Taking inspiration from Star Trek and entomology classes in 4-H, an inventor in Lansing is making science fact out of science fiction.


Taking inspiration from Star Trek and entomology classes in 4-H, an inventor in Lansing is making science fact out of science fiction.

Kurtis Ritchey, chief executive officer of Virtual Video Reality, was in Chicago this week, putting two patents for technology he developed up for bid at an auction by Ocean Tomo. The starting bid for the patents at the auction is $10,000, he said.

According to Ritchey, the technology holds the possibility for a three-dimensional, immersive “holodeck.”

“It’s basically a holographic display all around you,” he said.

Making that possible, Ritchey said, is the “RealityLens,” a field-of-view lens that attaches to a standard high-definition camcorder.

The lens has a spherical coverage area, filming images 360 degrees to create a panoramic image. Ritchey said those images are then loaded into a computer program which processes them for display.

One option for that display is a room where all surfaces serve as screens for the images, but Ritchey said a more affordable option would be to use a head set to view and interact with the images.

The idea for the design of the 360-degree lens came from Ritchey’s time studying entomology with the Lansing Busy Bees 4-H club, he said.

“I started thinking about the compound eyes of the insect,” he said. “That was really a big inspiration.”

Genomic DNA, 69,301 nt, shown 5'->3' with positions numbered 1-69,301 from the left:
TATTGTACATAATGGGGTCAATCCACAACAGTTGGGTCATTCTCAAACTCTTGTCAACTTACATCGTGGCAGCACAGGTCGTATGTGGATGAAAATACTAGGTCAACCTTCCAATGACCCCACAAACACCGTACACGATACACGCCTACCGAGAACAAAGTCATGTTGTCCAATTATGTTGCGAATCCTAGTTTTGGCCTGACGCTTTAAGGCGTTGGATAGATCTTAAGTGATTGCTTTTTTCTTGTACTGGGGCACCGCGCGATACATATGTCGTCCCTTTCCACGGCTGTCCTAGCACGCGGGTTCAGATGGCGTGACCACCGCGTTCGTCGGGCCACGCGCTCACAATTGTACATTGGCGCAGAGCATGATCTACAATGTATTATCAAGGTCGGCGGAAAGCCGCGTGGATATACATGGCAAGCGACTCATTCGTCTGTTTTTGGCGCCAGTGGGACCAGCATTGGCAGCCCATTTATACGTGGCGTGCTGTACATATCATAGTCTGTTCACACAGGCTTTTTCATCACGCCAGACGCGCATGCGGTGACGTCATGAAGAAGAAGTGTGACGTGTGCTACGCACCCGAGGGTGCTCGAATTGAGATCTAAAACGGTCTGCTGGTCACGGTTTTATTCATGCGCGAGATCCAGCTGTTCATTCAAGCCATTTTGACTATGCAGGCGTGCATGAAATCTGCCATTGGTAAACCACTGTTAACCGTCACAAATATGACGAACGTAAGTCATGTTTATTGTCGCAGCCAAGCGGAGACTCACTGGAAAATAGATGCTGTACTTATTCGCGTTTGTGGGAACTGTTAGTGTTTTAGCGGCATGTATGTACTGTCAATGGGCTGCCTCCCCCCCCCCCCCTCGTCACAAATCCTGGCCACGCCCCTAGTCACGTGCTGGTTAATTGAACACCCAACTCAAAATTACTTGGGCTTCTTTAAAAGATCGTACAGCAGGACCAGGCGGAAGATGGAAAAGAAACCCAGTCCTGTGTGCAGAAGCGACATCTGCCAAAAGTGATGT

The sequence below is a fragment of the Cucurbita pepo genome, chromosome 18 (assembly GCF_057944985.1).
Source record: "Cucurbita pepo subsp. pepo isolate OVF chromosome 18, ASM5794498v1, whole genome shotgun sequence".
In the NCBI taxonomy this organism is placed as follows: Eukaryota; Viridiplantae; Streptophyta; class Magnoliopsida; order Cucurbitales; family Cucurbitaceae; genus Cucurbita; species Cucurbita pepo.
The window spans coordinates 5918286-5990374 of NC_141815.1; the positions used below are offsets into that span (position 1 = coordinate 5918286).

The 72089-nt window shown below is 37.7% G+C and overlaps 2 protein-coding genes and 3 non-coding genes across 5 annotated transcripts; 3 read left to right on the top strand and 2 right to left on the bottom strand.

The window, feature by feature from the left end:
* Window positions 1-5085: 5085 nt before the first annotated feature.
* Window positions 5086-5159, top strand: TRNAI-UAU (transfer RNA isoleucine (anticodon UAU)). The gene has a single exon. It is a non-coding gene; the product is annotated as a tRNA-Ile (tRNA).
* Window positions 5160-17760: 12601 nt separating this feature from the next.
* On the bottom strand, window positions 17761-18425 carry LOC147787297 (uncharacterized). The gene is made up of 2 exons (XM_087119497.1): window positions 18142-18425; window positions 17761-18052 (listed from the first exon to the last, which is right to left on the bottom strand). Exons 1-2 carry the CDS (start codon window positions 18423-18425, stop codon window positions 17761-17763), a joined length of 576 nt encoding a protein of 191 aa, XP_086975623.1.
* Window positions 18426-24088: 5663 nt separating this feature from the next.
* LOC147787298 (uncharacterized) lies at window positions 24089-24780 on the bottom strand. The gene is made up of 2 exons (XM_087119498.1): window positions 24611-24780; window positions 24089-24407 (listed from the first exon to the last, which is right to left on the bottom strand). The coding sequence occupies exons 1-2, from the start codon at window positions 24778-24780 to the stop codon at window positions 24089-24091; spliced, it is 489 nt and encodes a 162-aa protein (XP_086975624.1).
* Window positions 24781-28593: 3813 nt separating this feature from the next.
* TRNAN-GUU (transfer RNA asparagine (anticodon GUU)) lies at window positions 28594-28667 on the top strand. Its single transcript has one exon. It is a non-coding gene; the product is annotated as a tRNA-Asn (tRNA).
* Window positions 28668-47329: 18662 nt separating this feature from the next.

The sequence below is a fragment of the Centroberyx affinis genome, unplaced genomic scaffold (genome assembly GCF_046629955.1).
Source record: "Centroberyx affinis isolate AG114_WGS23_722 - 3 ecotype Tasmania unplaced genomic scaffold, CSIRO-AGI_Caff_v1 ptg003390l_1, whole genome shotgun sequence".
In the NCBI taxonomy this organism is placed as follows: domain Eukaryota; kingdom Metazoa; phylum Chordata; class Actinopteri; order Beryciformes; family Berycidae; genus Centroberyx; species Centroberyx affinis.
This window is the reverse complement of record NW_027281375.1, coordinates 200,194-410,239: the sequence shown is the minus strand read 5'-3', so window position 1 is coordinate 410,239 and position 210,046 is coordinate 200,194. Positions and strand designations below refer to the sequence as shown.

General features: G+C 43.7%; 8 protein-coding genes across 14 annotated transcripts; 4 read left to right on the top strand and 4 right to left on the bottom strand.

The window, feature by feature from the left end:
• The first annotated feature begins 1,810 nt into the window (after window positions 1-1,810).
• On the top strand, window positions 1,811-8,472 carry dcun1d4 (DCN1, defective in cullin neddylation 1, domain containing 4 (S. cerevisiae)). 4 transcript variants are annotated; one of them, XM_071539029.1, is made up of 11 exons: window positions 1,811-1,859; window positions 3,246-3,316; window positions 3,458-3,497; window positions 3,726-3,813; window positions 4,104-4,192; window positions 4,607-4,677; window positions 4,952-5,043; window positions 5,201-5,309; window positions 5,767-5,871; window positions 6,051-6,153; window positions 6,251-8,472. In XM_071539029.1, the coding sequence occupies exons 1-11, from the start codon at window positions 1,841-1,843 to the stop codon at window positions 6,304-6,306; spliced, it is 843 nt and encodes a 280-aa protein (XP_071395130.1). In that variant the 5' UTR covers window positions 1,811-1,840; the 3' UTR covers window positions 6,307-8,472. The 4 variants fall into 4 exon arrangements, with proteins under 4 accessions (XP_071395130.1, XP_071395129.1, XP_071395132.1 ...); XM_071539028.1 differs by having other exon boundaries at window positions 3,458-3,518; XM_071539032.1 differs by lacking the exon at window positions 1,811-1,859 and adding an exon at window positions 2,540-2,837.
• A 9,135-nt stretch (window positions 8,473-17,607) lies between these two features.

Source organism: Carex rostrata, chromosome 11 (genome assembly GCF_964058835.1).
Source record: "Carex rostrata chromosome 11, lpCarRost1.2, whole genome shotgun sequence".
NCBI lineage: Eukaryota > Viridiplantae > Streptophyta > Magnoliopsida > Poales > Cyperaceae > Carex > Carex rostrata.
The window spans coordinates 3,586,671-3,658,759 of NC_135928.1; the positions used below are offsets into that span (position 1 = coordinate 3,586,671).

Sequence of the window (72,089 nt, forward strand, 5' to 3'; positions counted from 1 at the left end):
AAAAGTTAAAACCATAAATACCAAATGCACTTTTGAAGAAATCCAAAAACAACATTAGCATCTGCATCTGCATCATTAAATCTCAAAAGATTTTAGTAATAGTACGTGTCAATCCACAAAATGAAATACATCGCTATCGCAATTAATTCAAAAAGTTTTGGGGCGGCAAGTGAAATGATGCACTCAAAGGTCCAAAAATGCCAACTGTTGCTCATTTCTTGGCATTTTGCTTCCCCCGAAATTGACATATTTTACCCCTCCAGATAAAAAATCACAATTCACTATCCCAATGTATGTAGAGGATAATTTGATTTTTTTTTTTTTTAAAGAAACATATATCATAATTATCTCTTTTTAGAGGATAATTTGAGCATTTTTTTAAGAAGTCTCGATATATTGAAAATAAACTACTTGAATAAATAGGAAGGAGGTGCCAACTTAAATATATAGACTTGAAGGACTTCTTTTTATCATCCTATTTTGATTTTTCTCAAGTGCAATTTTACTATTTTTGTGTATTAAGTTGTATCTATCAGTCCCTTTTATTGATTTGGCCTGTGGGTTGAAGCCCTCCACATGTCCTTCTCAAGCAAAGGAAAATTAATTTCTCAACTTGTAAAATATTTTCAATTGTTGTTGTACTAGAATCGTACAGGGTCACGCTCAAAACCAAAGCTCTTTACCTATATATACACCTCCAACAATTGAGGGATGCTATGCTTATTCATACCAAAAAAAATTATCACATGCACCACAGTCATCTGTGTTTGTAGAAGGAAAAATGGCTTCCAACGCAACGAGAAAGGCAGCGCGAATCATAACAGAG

Ritchey said the computer technology used to process and project the images filmed by the lens would also be able to produce three-dimensional, interactive avatars created from video images and mapped onto computer models.

Ritchey said he began designing and thinking about this system in 1979, wanting to go beyond computer graphics renderings for virtual reality simulations.

However, it would be some time before technology would allow him to complete the system.

Though he now has a working prototype for the RealityLens, Ritchey said he does not have the funds to produce the complete system, which is why he decided to auction off the patents.

He said he has envisioned a number of uses for the new technology, including immersive video games and educational presentations.

“You can imagine the applications,” he said.

Ritchey said filmed video of a rainforest could be projected into a room — animals included — creating an interactive learning environment for teachers and students.

In addition to other military and governmental applications, Ritchey said he has gotten some strange questions.

“I’ve had people approach me about living forever in one of those,” he said.

After thinking for a moment, Ritchey said immortality as an avatar might be possible in the future.

“I suppose you could do that if you get all those biometrics into a computer model,” he said.